Free HigherEd.org Competency Based Education Portal Launched at LFCC

Dec 31, 2016

Lord Fairfax Community College (LFCC) is a proud member of the Competency-Based Education Network. Awarded a $3.25 million TAACCCT grant in 2014 from the U.S. Department of Labor (DOL), LFCC helps learners put “Knowledge to Work” with personalized learning plans tied to competencies using open educational resources (OER). Seven direct assessment, CBE programs are offered for associate’s degrees and certificates in information technology, health information management, and administrative support technology.


Now, as part of its TAACCCT grant, LFCC has taken the competencies, personalized learning plans, and OER used for Knowledge to Work and made them available for free for all to use. This “new learning ecosystem” features a portal at http://highered.orgthat serves and supports lifelong learners as they “curate their own learning.”


LFCC is partnering with the AHIMA Foundation, the International Association of Administrative Professionals (IAAP), Microsoft, Concentric Sky, Inc., and other organizations in this effort to promote competencies and digital learning resources. Basic and advanced search features let users find free and low-cost educational resources curated by faculty and digital librarians. Search filters include cost, publication date, provider, language, delivery mode, and alignment with competency frameworks. A myriad of instructional materials are included and mapped to competencies, culled from the repositories of MERLOT, Skills Commons, and Learning Registry. Additional resources include OER with Creative Commons licensing to traditional and online course listings, American Health Information Management Association (AHIMA) and IAAP-related training, print and e-books, YouTube and Khan Academy videos, Saylor Academy courses, audio lectures and podcasts, and massive open online courses (MOOCs).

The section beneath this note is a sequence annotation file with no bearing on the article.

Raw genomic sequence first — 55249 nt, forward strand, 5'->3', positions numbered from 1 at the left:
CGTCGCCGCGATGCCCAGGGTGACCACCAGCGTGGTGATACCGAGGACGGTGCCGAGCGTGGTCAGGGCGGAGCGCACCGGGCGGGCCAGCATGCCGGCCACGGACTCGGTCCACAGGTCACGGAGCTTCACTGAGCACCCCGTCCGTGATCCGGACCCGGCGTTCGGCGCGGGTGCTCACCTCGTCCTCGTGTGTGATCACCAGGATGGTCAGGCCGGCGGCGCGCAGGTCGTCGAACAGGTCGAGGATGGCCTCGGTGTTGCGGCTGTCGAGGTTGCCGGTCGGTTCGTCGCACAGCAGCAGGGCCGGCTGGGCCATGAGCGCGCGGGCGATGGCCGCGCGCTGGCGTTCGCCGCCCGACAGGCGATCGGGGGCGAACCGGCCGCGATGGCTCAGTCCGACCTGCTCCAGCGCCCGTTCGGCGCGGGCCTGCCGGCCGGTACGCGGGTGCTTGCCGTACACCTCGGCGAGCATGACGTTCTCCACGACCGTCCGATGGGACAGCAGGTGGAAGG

Enrollment in HigherEd.org is free. The portal lets learners document competencies they already have and monitor progress toward new ones. Once users set up their profile of preferences, a custom dashboard is provided called MyHigherEd where they can create a personalized learning plan. Learners can identify and track new educational activities to gain competencies and work towards a nationally-recognized occupational credential. Learner notes, saved searches, and preferred resources are stored and new materials of interest are highlighted.


Badges, assessments, and nationally-recognized industry certifications tied to competences are promoted on the portal. LFCC is working with leaders of the Badge Alliance on a pilot project to map badges to competency frameworks. Knowledge to Work and its partners are beginning another pilot project to map military job codes to competencies in several career pathways. A Spanish version, social networking support, and low-cost learning management system access are planned. The portal also promotes the AHIMA Foundation’s $4.9 million DOL grant, Managing the HIM Talent Pipeline, apprenticeship program to help recent graduates and career-changers take on healthcare information careers.


While focused on a few industries and occupations for now, LFCC is seeking funding to expand the portal to other pathways and competency frameworks. If learners want additional support and services, they’re encouraged to enroll in one of LFCC’s direct assessment CBE programs. This gives them access to career coaches and program faculty, help with financial aid, library services, and regionally accredited associate’s degrees and certificates.


Organizations and individuals can be part of the portal in a number of ways, from sharing OER, courses, and other instructional materials to promoting services such as tutoring and internships to opportunities for co-branding, sponsorship, and advertising. For more information, contact John Milam, PhD, Executive Director of LFCC’s Knowledge to Work TAACCCT grant, at jmilam@lfcc.edu and (540) 868-7249.  

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